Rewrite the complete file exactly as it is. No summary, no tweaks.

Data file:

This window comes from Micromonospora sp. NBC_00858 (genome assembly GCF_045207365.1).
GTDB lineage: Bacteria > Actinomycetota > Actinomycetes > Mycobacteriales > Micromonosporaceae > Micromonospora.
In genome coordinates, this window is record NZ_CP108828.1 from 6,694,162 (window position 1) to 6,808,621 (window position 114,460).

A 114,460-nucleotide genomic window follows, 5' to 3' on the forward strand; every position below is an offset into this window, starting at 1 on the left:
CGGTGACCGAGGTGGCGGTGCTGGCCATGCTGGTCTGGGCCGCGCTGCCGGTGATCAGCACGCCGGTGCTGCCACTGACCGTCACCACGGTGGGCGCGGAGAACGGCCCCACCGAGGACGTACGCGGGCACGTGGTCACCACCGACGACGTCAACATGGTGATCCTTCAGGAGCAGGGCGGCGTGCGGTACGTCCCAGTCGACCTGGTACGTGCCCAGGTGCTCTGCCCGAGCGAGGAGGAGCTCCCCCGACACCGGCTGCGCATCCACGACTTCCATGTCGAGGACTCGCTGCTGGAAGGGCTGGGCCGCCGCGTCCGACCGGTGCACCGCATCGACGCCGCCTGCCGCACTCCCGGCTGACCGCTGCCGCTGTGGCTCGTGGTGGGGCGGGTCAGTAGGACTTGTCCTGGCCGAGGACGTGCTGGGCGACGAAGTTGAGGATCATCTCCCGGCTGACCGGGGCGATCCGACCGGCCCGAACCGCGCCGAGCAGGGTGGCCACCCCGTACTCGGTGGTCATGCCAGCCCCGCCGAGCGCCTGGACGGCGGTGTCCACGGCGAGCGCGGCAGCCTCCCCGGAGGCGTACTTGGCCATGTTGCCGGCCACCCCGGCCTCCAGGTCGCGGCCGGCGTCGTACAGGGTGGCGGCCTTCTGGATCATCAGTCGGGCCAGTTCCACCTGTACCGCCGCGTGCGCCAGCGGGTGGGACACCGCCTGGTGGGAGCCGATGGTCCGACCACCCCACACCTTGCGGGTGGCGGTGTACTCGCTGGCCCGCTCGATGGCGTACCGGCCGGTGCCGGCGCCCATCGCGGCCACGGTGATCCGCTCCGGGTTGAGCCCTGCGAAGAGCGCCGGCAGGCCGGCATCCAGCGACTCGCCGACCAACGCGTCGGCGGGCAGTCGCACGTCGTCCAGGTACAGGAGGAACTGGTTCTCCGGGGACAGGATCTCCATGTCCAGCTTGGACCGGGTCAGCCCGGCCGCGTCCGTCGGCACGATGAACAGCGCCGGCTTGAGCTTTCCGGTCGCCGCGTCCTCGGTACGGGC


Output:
This window comes from Micromonospora sp. NBC_00858 (genome assembly GCF_045207365.1).
GTDB lineage: Bacteria > Actinomycetota > Actinomycetes > Mycobacteriales > Micromonosporaceae > Micromonospora.
In genome coordinates, this window is record NZ_CP108828.1 from 6,694,162 (window position 1) to 6,808,621 (window position 114,460).

A 114,460-nucleotide genomic window follows, 5' to 3' on the forward strand; every position below is an offset into this window, starting at 1 on the left:
CGGTGACCGAGGTGGCGGTGCTGGCCATGCTGGTCTGGGCCGCGCTGCCGGTGATCAGCACGCCGGTGCTGCCACTGACCGTCACCACGGTGGGCGCGGAGAACGGCCCCACCGAGGACGTACGCGGGCACGTGGTCACCACCGACGACGTCAACATGGTGATCCTTCAGGAGCAGGGCGGCGTGCGGTACGTCCCAGTCGACCTGGTACGTGCCCAGGTGCTCTGCCCGAGCGAGGAGGAGCTCCCCCGACACCGGCTGCGCATCCACGACTTCCATGTCGAGGACTCGCTGCTGGAAGGGCTGGGCCGCCGCGTCCGACCGGTGCACCGCATCGACGCCGCCTGCCGCACTCCCGGCTGACCGCTGCCGCTGTGGCTCGTGGTGGGGCGGGTCAGTAGGACTTGTCCTGGCCGAGGACGTGCTGGGCGACGAAGTTGAGGATCATCTCCCGGCTGACCGGGGCGATCCGACCGGCCCGAACCGCGCCGAGCAGGGTGGCCACCCCGTACTCGGTGGTCATGCCAGCCCCGCCGAGCGCCTGGACGGCGGTGTCCACGGCGAGCGCGGCAGCCTCCCCGGAGGCGTACTTGGCCATGTTGCCGGCCACCCCGGCCTCCAGGTCGCGGCCGGCGTCGTACAGGGTGGCGGCCTTCTGGATCATCAGTCGGGCCAGTTCCACCTGTACCGCCGCGTGCGCCAGCGGGTGGGACACCGCCTGGTGGGAGCCGATGGTCCGACCACCCCACACCTTGCGGGTGGCGGTGTACTCGCTGGCCCGCTCGATGGCGTACCGGCCGGTGCCGGCGCCCATCGCGGCCACGGTGATCCGCTCCGGGTTGAGCCCTGCGAAGAGCGCCGGCAGGCCGGCATCCAGCGACTCGCCGACCAACGCGTCGGCGGGCAGTCGCACGTCGTCCAGGTACAGGAGGAACTGGTTCTCCGGGGACAGGATCTCCATGTCCAGCTTGGACCGGGTCAGCCCGGCCGCGTCCGTCGGCACGATGAACAGCGCCGGCTTGAGCTTTCCGGTCGCCGCGTCCTCGGTACGGGC